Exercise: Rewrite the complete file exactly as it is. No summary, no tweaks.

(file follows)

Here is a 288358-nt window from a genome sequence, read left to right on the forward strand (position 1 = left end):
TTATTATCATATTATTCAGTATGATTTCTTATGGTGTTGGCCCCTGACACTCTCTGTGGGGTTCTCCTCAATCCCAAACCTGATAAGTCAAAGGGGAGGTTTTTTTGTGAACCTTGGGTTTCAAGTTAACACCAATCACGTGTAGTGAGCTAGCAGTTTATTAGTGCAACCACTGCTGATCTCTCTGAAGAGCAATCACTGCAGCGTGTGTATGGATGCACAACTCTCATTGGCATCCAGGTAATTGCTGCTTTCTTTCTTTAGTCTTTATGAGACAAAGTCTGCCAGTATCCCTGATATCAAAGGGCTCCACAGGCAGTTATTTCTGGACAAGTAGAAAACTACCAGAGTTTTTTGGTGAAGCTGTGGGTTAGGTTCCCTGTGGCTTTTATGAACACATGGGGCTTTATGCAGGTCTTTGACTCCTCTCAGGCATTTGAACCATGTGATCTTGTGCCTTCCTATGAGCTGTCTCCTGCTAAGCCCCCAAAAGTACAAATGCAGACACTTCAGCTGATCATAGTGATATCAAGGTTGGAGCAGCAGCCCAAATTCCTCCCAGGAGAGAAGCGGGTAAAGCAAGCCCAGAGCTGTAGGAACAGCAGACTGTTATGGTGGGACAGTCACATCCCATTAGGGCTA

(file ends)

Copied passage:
Here is a 288358-nt window from a genome sequence, read left to right on the forward strand (position 1 = left end):
TTATTATCATATTATTCAGTATGATTTCTTATGGTGTTGGCCCCTGACACTCTCTGTGGGGTTCTCCTCAATCCCAAACCTGATAAGTCAAAGGGGAGGTTTTTTTGTGAACCTTGGGTTTCAAGTTAACACCAATCACGTGTAGTGAGCTAGCAGTTTATTAGTGCAACCACTGCTGATCTCTCTGAAGAGCAATCACTGCAGCGTGTGTATGGATGCACAACTCTCATTGGCATCCAGGTAATTGCTGCTTTCTTTCTTTAGTCTTTATGAGACAAAGTCTGCCAGTATCCCTGATATCAAAGGGCTCCACAGGCAGTTATTTCTGGACAAGTAGAAAACTACCAGAGTTTTTTGGTGAAGCTGTGGGTTAGGTTCCCTGTGGCTTTTATGAACACATGGGGCTTTATGCAGGTCTTTGACTCCTCTCAGGCATTTGAACCATGTGATCTTGTGCCTTCCTATGAGCTGTCTCCTGCTAAGCCCCCAAAAGTACAAATGCAGACACTTCAGCTGATCATAGTGATATCAAGGTTGGAGCAGCAGCCCAAATTCCTCCCAGGAGAGAAGCGGGTAAAGCAAGCCCAGAGCTGTAGGAACAGCAGACTGTTATGGTGGGACAGTCACATCCCATTAGGGCTA